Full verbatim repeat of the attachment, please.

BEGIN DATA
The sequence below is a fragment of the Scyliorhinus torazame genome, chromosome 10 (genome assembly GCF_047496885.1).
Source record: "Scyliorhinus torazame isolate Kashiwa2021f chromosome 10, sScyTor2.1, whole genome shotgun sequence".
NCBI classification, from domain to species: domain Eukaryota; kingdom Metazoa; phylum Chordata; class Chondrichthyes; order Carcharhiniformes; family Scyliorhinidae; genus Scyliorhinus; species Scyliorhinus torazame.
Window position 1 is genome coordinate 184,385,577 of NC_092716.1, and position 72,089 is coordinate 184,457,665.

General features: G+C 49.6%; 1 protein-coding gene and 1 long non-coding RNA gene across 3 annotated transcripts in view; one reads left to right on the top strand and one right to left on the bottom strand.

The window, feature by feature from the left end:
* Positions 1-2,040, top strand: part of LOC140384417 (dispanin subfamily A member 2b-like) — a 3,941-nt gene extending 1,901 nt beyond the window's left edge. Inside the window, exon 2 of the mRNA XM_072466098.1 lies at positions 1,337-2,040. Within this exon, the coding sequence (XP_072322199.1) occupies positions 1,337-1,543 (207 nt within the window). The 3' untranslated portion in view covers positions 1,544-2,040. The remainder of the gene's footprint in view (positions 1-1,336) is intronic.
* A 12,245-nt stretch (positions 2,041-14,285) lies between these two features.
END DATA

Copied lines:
The sequence below is a fragment of the Scyliorhinus torazame genome, chromosome 10 (genome assembly GCF_047496885.1).
Source record: "Scyliorhinus torazame isolate Kashiwa2021f chromosome 10, sScyTor2.1, whole genome shotgun sequence".
NCBI classification, from domain to species: domain Eukaryota; kingdom Metazoa; phylum Chordata; class Chondrichthyes; order Carcharhiniformes; family Scyliorhinidae; genus Scyliorhinus; species Scyliorhinus torazame.
Window position 1 is genome coordinate 184,385,577 of NC_092716.1, and position 72,089 is coordinate 184,457,665.

General features: G+C 49.6%; 1 protein-coding gene and 1 long non-coding RNA gene across 3 annotated transcripts in view; one reads left to right on the top strand and one right to left on the bottom strand.

The window, feature by feature from the left end:
* Positions 1-2,040, top strand: part of LOC140384417 (dispanin subfamily A member 2b-like) — a 3,941-nt gene extending 1,901 nt beyond the window's left edge. Inside the window, exon 2 of the mRNA XM_072466098.1 lies at positions 1,337-2,040. Within this exon, the coding sequence (XP_072322199.1) occupies positions 1,337-1,543 (207 nt within the window). The 3' untranslated portion in view covers positions 1,544-2,040. The remainder of the gene's footprint in view (positions 1-1,336) is intronic.
* A 12,245-nt stretch (positions 2,041-14,285) lies between these two features.